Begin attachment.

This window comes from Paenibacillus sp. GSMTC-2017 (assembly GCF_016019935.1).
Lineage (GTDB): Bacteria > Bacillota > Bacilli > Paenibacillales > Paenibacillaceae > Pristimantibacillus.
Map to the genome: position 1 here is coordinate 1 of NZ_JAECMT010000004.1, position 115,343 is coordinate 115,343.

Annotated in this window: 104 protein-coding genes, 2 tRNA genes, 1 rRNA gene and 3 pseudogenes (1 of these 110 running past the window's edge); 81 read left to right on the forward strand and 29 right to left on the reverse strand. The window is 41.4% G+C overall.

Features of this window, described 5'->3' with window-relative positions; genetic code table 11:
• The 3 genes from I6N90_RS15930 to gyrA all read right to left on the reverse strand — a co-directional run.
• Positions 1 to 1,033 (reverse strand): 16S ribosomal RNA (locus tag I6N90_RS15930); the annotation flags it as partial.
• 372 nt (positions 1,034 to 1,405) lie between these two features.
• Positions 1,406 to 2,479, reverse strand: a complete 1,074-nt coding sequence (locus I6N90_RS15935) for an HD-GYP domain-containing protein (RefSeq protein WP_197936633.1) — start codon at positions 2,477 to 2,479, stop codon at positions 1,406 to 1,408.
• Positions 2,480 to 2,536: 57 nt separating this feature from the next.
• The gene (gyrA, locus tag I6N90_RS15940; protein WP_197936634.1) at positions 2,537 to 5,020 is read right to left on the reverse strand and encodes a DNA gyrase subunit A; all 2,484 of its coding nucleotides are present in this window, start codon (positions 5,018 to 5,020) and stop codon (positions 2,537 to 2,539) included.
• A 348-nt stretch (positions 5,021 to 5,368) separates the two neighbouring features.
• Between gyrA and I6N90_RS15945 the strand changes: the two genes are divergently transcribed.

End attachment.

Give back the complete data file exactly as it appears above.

This window comes from Paenibacillus sp. GSMTC-2017 (assembly GCF_016019935.1).
Lineage (GTDB): Bacteria > Bacillota > Bacilli > Paenibacillales > Paenibacillaceae > Pristimantibacillus.
Map to the genome: position 1 here is coordinate 1 of NZ_JAECMT010000004.1, position 115,343 is coordinate 115,343.

Annotated in this window: 104 protein-coding genes, 2 tRNA genes, 1 rRNA gene and 3 pseudogenes (1 of these 110 running past the window's edge); 81 read left to right on the forward strand and 29 right to left on the reverse strand. The window is 41.4% G+C overall.

Features of this window, described 5'->3' with window-relative positions; genetic code table 11:
• The 3 genes from I6N90_RS15930 to gyrA all read right to left on the reverse strand — a co-directional run.
• Positions 1 to 1,033 (reverse strand): 16S ribosomal RNA (locus tag I6N90_RS15930); the annotation flags it as partial.
• 372 nt (positions 1,034 to 1,405) lie between these two features.
• Positions 1,406 to 2,479, reverse strand: a complete 1,074-nt coding sequence (locus I6N90_RS15935) for an HD-GYP domain-containing protein (RefSeq protein WP_197936633.1) — start codon at positions 2,477 to 2,479, stop codon at positions 1,406 to 1,408.
• Positions 2,480 to 2,536: 57 nt separating this feature from the next.
• The gene (gyrA, locus tag I6N90_RS15940; protein WP_197936634.1) at positions 2,537 to 5,020 is read right to left on the reverse strand and encodes a DNA gyrase subunit A; all 2,484 of its coding nucleotides are present in this window, start codon (positions 5,018 to 5,020) and stop codon (positions 2,537 to 2,539) included.
• A 348-nt stretch (positions 5,021 to 5,368) separates the two neighbouring features.
• Between gyrA and I6N90_RS15945 the strand changes: the two genes are divergently transcribed.